It was empty. Of inhabitants, anyway. There was a table and stool, some ratty shirts hanging in the open closet, odds and ends and cobwebs everywhere else. He couldn’t see much through the rain-stained, dusty window.

He tried the door. It wasn’t much of a door. It was thick plywood with a lock. No lintel. And no budging it.

There was a garage door. Strange, he thought. That wouldn’t budge either.

He could break it down; he could break it all down. It was a pile of rubbish.

He looked through the window again. This time, he saw one of the shirts rustling in the closet. There must be a breeze coming through the other side.

Graham squinted as he remembered there was no other side. He worried his bottom lip and pushed back from the window. Narrowly missing the railroad tie behind him, he walked up the grass by the side of the house.

He couldn’t quite tell, but nestled among the trees, there appeared to be a large, dark metal shed.

Another locked door and another locked garage door. No windows to peer through this time.

Beside the shed was a gravel road lined with trees. Perhaps he’d found the driveway.

The gravel road led directly to another shed. White. Wooden. The door wedged closed with a log.

The log was easy enough to twist and roll off of the door. It slipped against the worn timber and clunked to the ground.

Graham instinctually looked around, but knew he wouldn’t have roused anyone in the vicinity. There was no one in the vicinity.

He fed his fingers through the opening of the door and pulled it open. After only a few inches, it got caught up on some rocks, the rocks acting like a foyer runner, hindering the door’s ability.

Kicking the rocks away, he was able to incrementally shove the door further and further open.

He coughed on the God-knows-how-many-year’s-worth-of dust and waved his hand in front of his face.

Until now, he’d made his way by what little sight he had and by feel. Now, inside this shed, he fished his mobile out of his pocket.

Graham flicked on the phone’s flashlight with his thumb. He swept the light back and forth slowly, waiting for a reflection of something, anything.

He raised the phone over his head to see into the rafters. Only planks of wood. A few belts, maybe for an old tractor.

He heard the door scrape across the rocks behind him. Fight or flight kicked in immediately, but as soon as he made to face either certain death or certain arrest, the door had stopped moving and remained propped mostly open.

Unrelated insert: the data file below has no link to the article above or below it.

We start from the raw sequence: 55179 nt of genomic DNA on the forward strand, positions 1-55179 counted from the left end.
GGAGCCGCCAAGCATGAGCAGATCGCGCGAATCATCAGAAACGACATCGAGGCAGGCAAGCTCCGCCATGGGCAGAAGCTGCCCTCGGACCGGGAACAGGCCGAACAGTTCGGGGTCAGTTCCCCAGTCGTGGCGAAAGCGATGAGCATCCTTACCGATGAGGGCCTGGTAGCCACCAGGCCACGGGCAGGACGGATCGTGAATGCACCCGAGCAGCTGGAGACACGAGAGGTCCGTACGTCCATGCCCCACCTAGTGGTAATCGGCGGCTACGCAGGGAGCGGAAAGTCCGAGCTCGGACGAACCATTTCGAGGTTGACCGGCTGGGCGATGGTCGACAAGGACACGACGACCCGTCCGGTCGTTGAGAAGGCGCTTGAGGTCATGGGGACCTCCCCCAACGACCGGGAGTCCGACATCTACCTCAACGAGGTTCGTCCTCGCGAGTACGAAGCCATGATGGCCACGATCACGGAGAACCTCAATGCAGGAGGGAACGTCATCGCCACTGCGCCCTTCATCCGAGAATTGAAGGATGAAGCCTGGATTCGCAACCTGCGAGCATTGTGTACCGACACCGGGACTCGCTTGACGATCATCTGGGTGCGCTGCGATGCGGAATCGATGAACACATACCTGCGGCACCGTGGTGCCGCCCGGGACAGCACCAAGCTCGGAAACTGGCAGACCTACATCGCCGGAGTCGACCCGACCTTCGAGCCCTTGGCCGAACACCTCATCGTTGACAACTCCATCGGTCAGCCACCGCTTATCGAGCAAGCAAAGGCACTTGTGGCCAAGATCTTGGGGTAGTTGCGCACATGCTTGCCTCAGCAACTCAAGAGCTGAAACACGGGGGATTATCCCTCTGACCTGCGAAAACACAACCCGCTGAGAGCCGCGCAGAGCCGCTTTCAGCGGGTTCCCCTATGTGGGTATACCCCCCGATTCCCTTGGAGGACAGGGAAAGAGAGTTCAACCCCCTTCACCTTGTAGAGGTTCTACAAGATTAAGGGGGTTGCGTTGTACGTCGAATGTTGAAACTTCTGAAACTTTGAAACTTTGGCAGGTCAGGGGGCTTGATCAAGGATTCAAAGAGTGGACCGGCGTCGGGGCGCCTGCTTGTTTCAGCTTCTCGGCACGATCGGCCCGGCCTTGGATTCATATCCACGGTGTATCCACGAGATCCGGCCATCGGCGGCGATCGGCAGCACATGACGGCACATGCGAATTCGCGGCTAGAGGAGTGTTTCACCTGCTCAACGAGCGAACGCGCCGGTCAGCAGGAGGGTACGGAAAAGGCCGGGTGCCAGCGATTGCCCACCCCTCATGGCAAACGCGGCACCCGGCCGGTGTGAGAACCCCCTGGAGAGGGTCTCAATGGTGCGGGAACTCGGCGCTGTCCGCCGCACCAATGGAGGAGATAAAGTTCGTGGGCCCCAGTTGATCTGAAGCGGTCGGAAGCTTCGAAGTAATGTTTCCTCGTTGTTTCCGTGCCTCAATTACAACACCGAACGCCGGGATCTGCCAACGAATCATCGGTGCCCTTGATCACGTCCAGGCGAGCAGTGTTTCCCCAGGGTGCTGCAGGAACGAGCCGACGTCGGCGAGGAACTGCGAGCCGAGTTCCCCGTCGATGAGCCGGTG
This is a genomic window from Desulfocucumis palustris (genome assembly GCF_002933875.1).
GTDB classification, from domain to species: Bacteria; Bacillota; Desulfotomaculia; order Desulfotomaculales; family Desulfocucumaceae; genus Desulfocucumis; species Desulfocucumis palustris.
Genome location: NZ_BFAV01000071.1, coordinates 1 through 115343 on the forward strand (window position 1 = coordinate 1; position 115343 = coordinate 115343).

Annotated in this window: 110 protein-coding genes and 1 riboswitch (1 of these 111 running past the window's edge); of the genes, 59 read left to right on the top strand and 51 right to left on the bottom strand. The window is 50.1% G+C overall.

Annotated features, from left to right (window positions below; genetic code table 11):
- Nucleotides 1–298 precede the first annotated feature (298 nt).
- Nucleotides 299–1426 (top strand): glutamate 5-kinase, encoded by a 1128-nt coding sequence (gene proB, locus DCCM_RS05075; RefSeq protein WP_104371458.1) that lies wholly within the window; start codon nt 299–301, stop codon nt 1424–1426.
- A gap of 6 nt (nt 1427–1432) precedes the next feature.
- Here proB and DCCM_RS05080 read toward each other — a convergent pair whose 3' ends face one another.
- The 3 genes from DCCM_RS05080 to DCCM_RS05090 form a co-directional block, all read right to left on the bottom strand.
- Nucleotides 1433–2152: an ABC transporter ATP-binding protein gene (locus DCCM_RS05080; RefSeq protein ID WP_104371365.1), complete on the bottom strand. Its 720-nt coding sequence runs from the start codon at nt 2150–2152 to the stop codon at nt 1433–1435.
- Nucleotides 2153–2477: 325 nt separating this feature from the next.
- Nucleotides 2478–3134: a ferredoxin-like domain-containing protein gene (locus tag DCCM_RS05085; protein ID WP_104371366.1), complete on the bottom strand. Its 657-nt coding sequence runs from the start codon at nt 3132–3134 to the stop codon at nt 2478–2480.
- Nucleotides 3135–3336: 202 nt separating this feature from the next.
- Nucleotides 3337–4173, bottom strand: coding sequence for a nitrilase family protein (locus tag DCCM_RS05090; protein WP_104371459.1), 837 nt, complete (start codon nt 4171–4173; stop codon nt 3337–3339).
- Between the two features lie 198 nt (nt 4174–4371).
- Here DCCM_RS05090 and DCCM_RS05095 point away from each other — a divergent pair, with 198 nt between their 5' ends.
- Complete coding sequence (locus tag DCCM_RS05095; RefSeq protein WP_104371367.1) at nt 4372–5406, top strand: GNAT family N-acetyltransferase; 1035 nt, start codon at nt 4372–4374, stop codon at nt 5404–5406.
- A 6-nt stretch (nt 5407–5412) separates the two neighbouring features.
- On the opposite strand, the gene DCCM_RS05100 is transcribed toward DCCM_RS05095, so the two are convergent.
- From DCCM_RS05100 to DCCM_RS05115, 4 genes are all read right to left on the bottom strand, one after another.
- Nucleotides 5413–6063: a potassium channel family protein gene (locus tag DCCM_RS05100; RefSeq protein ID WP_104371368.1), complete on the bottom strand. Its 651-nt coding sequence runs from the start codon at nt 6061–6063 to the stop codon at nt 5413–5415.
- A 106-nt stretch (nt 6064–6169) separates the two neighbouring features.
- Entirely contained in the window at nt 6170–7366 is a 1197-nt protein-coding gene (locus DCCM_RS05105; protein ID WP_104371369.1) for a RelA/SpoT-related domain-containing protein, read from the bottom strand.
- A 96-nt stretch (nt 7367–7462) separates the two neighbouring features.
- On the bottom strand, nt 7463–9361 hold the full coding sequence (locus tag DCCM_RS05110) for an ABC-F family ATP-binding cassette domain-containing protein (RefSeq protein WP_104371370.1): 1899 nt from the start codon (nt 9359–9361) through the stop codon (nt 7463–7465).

With his heart rate sped up, he decided the shed wasn’t haunted, nor was it worth a heart attack. He gingerly pressed his fingertips to the door, expecting some sort of resistance. It required little at all, in fact, as he exited the old shed.

He looked down at the rocks and noticed that they seemed less rucked up like a rug and more smoothed away. Well, he did that, right? When he had to get the door open in the first place. Yeah. That’s right.

Graham took a deep breath and looked up at the giant Christmas trees that met him. His mobile flashlight was still in use, so he shined it at the tall pines.

It looked like a balcony had been built out of the top of one of them. Clearly not right.

That’s when there was a glint off of some glass.

Lots of glass.

Holy shit, there’s an actual house on this property.

He walked around to the wooden deck behind the trees. It was attached to a two-story house.

He couldn’t see a door, so he walked to his right, following the edge of the concrete foundation.

In the darkness, he could make out the length of an exterior wall that met another wall perpendicularly.

A few steps further revealed another jut of a wing and another deck. The house seemed to wrap around him as he got closer.

Graham turned off his flashlight and followed the line of the house, nearly running straight into an air conditioning unit and then even more nearly off of a retaining wall.

Below the retaining wall was a landing and a door. It was a double-wide door with no window.

This couldn’t be a house. Maybe a business. But the sheds… no, this had to be a house.

Past the door, he came up against the other wing of the house and felt his way along until he reached a corner.